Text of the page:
Tired of a miserly low-resolution webcam on your Intel-powered laptop? That could soon be a thing of the past, if leaked specifications for Intel’s Evo 4.0 platform are anything to go by, as much better picture quality is apparently in the offing.
According to NotebookCheck, the fourth generation of Intel’s Evo platform — which could be introduced with the upcoming Raptor Lake series of processors pegged for the third quarter of 2022 — will mandate 8-megapixel cameras on all laptops running this spec. In other words, if laptop manufacturers want to work with Intel to be Evo-accredited, they will need to up their webcam game.
High resolution isn’t the only thing that could become a requirement. NotebookCheck claims other specs are likely to be part of the Evo 4.0 specification, including an 80-degree field of view, plus a passing grade on the VCX benchmark.
What is VCX, you ask? Well, Intel is now part of the VCX forum (short for Valued Camera eXperience), which scores laptop webcams based on certain benchmarks. These include texture loss, motion control, sharpness, dynamic range, the camera’s performance under various lighting conditions, and more. At the end, a final score is given. And it now seems that Intel will be expecting manufacturers’ webcams to hit a minimum score (as yet unknown) in order to pass muster.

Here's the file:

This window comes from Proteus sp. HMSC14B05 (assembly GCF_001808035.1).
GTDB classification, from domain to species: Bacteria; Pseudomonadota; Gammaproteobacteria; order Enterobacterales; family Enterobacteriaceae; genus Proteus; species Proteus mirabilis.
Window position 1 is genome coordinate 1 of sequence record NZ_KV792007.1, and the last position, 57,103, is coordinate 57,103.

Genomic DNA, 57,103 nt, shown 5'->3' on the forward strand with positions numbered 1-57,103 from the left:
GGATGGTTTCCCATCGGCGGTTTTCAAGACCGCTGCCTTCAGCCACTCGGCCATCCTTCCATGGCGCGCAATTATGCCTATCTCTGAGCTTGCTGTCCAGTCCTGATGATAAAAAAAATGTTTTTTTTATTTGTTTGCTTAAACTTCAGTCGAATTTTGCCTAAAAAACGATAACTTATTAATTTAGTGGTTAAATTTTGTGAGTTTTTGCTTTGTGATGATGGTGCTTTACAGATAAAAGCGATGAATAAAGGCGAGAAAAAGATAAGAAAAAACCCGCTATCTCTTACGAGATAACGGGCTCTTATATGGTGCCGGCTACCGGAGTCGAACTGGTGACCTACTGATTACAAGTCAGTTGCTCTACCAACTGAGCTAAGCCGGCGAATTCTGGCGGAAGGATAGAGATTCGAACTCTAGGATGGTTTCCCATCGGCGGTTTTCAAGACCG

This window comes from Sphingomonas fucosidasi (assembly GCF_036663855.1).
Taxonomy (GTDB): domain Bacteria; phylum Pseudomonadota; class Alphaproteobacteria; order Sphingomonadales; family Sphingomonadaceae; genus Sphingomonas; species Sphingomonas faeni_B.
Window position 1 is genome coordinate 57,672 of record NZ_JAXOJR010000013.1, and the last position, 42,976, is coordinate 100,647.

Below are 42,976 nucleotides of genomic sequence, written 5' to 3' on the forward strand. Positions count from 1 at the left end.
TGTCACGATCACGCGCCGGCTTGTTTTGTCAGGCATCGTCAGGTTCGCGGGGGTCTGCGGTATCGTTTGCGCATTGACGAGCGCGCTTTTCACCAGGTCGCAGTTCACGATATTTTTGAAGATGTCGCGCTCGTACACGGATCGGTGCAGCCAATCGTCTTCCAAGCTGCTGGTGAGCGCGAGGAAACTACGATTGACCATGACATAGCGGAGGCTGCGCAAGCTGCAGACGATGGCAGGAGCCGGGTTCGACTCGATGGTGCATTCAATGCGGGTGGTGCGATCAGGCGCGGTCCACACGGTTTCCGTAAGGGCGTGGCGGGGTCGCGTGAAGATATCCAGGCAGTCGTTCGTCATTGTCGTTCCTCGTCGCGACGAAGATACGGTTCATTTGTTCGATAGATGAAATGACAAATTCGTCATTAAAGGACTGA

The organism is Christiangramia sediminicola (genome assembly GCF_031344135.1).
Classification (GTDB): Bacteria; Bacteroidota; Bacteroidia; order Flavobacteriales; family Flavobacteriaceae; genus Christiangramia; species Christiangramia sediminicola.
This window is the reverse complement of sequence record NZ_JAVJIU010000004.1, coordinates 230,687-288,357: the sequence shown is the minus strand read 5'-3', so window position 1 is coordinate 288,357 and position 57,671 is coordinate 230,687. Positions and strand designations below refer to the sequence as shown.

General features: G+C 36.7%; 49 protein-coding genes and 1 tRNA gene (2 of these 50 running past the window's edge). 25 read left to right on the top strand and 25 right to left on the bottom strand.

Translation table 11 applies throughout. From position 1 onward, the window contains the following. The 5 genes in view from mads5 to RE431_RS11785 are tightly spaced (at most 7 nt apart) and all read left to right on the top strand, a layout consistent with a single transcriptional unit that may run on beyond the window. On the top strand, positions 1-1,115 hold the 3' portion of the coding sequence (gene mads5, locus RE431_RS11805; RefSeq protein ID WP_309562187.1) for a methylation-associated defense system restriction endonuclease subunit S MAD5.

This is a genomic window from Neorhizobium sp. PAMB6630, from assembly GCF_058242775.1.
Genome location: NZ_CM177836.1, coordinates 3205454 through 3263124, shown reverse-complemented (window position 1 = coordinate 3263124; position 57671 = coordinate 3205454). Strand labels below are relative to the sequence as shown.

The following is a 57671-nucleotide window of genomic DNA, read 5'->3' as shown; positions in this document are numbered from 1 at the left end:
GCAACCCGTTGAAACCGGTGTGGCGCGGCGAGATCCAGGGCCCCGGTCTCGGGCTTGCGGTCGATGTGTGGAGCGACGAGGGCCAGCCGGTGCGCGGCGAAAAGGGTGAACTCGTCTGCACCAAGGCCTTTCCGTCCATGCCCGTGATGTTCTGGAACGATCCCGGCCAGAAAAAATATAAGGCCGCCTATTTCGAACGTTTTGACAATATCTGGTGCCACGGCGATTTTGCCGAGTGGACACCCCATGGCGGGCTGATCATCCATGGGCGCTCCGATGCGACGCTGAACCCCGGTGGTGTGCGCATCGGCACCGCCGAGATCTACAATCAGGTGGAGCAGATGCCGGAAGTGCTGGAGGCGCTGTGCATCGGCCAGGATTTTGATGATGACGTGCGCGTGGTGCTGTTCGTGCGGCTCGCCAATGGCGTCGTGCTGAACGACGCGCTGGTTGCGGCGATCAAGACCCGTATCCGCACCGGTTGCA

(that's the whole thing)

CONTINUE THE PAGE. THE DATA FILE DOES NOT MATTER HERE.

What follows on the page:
Interestingly, NotebookCheck’s report says that any webcams placed below the user’s eye line will be awarded negative points in the VCX test. Someone better tell the Huawei MateBook X Pro.
With Intel’s Raptor Lake series set for later in 2022, could we see some of these webcam improvements in this year’s Alder Lake-based laptops? That’s certainly possible. Intel will allegedly have VCX benchmark scores ready by the first quarter of 2022, so we might see a few devices appear that meet these standards before Raptor Lake steps into the limelight. Just don’t bet the farm on it.
Alongside Intel, Microsoft has also reportedly begun enforcing minimum standards for its partner devices. Like Intel, the company wants manufacturers to hit certain specs for webcams, microphones, and speakers. With two giants of the industry pushing manufacturers to up their game, we could finally be able to bid flimsy webcams and crackly mics adieu.